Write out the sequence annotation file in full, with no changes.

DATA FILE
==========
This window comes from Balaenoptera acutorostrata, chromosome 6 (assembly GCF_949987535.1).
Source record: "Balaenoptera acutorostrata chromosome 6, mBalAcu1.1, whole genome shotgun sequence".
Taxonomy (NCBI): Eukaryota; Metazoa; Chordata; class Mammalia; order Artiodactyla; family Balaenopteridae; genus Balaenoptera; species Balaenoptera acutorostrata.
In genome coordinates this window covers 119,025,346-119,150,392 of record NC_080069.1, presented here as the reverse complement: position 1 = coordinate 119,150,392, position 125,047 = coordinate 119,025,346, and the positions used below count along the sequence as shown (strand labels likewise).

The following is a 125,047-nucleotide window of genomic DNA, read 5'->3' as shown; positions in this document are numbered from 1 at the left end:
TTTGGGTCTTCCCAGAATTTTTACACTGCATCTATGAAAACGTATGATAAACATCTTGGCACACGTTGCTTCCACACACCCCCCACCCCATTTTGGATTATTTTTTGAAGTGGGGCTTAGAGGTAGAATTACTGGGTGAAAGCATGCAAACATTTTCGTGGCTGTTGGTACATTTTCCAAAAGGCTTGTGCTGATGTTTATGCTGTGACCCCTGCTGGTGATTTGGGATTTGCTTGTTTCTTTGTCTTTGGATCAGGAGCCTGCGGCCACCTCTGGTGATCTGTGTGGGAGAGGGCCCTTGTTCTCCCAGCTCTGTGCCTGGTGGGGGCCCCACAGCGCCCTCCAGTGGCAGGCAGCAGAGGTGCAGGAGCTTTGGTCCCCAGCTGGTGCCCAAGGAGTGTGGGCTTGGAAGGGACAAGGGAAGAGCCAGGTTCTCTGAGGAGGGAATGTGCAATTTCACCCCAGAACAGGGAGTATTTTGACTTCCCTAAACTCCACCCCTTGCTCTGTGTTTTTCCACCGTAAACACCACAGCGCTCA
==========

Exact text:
This window comes from Balaenoptera acutorostrata, chromosome 6 (assembly GCF_949987535.1).
Source record: "Balaenoptera acutorostrata chromosome 6, mBalAcu1.1, whole genome shotgun sequence".
Taxonomy (NCBI): Eukaryota; Metazoa; Chordata; class Mammalia; order Artiodactyla; family Balaenopteridae; genus Balaenoptera; species Balaenoptera acutorostrata.
In genome coordinates this window covers 119,025,346-119,150,392 of record NC_080069.1, presented here as the reverse complement: position 1 = coordinate 119,150,392, position 125,047 = coordinate 119,025,346, and the positions used below count along the sequence as shown (strand labels likewise).

The following is a 125,047-nucleotide window of genomic DNA, read 5'->3' as shown; positions in this document are numbered from 1 at the left end:
TTTGGGTCTTCCCAGAATTTTTACACTGCATCTATGAAAACGTATGATAAACATCTTGGCACACGTTGCTTCCACACACCCCCCACCCCATTTTGGATTATTTTTTGAAGTGGGGCTTAGAGGTAGAATTACTGGGTGAAAGCATGCAAACATTTTCGTGGCTGTTGGTACATTTTCCAAAAGGCTTGTGCTGATGTTTATGCTGTGACCCCTGCTGGTGATTTGGGATTTGCTTGTTTCTTTGTCTTTGGATCAGGAGCCTGCGGCCACCTCTGGTGATCTGTGTGGGAGAGGGCCCTTGTTCTCCCAGCTCTGTGCCTGGTGGGGGCCCCACAGCGCCCTCCAGTGGCAGGCAGCAGAGGTGCAGGAGCTTTGGTCCCCAGCTGGTGCCCAAGGAGTGTGGGCTTGGAAGGGACAAGGGAAGAGCCAGGTTCTCTGAGGAGGGAATGTGCAATTTCACCCCAGAACAGGGAGTATTTTGACTTCCCTAAACTCCACCCCTTGCTCTGTGTTTTTCCACCGTAAACACCACAGCGCTCA